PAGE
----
Two Anne Hathaway wedding films opened in January. One was the diabolical Bride Wars, written by committee, directed by numbers.
The other was Rachel Getting Married, written by Sidney Lumet’s daughter Jenny, directed by Jonathan Demme, ignored as many mistook it for Bride Wars. Lounge though does solemnly swear this is nothing like that. Why? Because it’s brilliant.
Taking place over one weekend and shot on DV with improvisation key, Rachel Getting Married rarely strays from the house where the eponymous bride to be (Rosemarie DeWitt) will marry Sidney (TV On The Radio’s Tunde Adebimpe, NME readers). They’re a happy couple and their guests a celebratory, musical bunch, but wading into the party like a growth on your privates is Rachel’s sister Kym (Hathaway): addict, narcissist, trouble.
The set-up is simple and in lesser hands would surely have tumbled into a punch-up by act two. But once again, this is not Bride Wars and Demme directs the gathering with a delicacy that ensures nothing ever feels forced, no action or conversation unrealistic or crass. He even allows a groom/fatherin- law dishwasher-loading contest to run its lengthy course. Just because it feels like something people would do when trying to get to know each other.
In the aptly-named extra doc A Look Behind The Scenes Of Rachel Getting Married, Demme says he was inspired by recent US indies; the off-the-cuff influence of a Half Nelson or The Wrestler is clear, with Making Of shots showing the director’s crew ambling round the set-up honing in on actors when they please, all ready for what must have been an epic edit (and a successful one, with just one of the deleted scenes feeling missed from final cut).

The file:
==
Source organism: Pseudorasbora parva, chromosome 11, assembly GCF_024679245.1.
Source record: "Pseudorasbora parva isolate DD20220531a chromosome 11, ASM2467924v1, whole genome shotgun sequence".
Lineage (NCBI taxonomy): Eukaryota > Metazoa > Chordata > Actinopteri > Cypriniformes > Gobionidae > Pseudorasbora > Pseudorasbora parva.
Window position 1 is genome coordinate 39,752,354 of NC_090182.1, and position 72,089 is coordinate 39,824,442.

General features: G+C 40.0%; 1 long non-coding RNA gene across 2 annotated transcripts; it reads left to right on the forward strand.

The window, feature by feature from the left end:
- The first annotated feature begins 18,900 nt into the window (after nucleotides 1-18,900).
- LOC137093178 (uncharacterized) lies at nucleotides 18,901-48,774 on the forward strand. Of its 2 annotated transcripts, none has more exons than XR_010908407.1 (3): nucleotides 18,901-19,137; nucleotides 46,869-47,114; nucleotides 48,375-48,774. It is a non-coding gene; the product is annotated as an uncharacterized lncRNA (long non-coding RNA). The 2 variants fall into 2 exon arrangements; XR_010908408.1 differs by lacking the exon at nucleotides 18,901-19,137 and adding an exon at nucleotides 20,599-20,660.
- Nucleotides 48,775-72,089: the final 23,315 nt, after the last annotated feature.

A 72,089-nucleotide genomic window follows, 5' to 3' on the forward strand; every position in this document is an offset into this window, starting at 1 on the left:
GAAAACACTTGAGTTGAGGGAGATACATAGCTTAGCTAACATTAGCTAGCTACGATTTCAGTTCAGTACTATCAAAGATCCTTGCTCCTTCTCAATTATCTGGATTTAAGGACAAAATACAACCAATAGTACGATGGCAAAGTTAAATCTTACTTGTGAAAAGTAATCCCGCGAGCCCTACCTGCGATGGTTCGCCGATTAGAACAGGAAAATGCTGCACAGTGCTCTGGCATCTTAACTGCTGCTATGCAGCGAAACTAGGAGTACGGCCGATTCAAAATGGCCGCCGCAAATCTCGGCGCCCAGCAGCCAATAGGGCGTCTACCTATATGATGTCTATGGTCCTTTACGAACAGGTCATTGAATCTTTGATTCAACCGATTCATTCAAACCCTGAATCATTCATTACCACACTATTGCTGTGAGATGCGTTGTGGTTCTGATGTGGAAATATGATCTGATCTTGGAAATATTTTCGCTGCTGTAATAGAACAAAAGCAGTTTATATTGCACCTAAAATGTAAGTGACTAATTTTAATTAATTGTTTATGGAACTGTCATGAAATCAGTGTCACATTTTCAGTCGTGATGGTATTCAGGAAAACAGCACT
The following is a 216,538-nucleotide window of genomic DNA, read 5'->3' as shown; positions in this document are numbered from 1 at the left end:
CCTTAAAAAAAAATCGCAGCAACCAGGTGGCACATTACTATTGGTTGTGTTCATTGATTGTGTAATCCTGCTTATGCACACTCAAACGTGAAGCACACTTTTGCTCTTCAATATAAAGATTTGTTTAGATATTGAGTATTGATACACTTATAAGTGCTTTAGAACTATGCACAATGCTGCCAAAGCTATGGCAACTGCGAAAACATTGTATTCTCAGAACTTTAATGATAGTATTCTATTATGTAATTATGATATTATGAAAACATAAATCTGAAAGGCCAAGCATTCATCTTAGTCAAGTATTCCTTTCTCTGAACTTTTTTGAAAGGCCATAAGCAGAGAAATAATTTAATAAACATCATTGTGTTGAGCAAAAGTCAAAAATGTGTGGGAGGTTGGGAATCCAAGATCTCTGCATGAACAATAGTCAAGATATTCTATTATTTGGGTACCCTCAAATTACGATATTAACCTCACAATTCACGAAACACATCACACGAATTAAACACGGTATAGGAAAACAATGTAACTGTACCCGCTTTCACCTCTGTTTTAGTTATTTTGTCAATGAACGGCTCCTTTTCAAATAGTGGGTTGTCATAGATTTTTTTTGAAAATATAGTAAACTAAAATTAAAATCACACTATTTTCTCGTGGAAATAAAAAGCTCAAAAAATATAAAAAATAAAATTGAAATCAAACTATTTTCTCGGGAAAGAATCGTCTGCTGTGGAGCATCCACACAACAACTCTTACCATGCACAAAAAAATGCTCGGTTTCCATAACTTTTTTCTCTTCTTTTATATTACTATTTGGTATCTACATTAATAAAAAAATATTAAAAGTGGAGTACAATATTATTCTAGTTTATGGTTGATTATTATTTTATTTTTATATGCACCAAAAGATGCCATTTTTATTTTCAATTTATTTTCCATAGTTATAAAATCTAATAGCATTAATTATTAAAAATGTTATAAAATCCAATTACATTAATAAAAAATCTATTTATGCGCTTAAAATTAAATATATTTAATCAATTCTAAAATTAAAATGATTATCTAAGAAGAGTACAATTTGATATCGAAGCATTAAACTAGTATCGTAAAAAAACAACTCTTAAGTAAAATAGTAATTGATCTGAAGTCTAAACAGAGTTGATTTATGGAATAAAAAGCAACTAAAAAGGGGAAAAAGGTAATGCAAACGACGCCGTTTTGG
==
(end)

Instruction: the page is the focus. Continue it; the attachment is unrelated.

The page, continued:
“It kept us on our toes,” seems to be the actors’ collective take on Rachel. When Demme had to tell old-schooler Debra Winger – playing the sisters’ mum – to forget about backstory, it’s clear that the docu-real shoot was new to many. Winger’s Abby is a tragic character, but the director knows her woes wouldn’t be talked about at her daughter’s wedding – so when she is introduced to others at a rehearsal dinner, the viewer knows as much about her as those on screen.
But anchoring the entire film is Hathaway and it’s an oversight neither she nor Demme grace the so-so commentaries. So fragile throughout, her Kym broke years ago and has to rely on rehab to piece her debris back together.
It’s the one-time Princess Diarist’s best performance to date, ridiculously denied a Best Actress Bafta nom and arguably more affecting than both of Kate Winslet’s big roles last year. Maybe the voters got this confused with that other Hathaway wedding film too…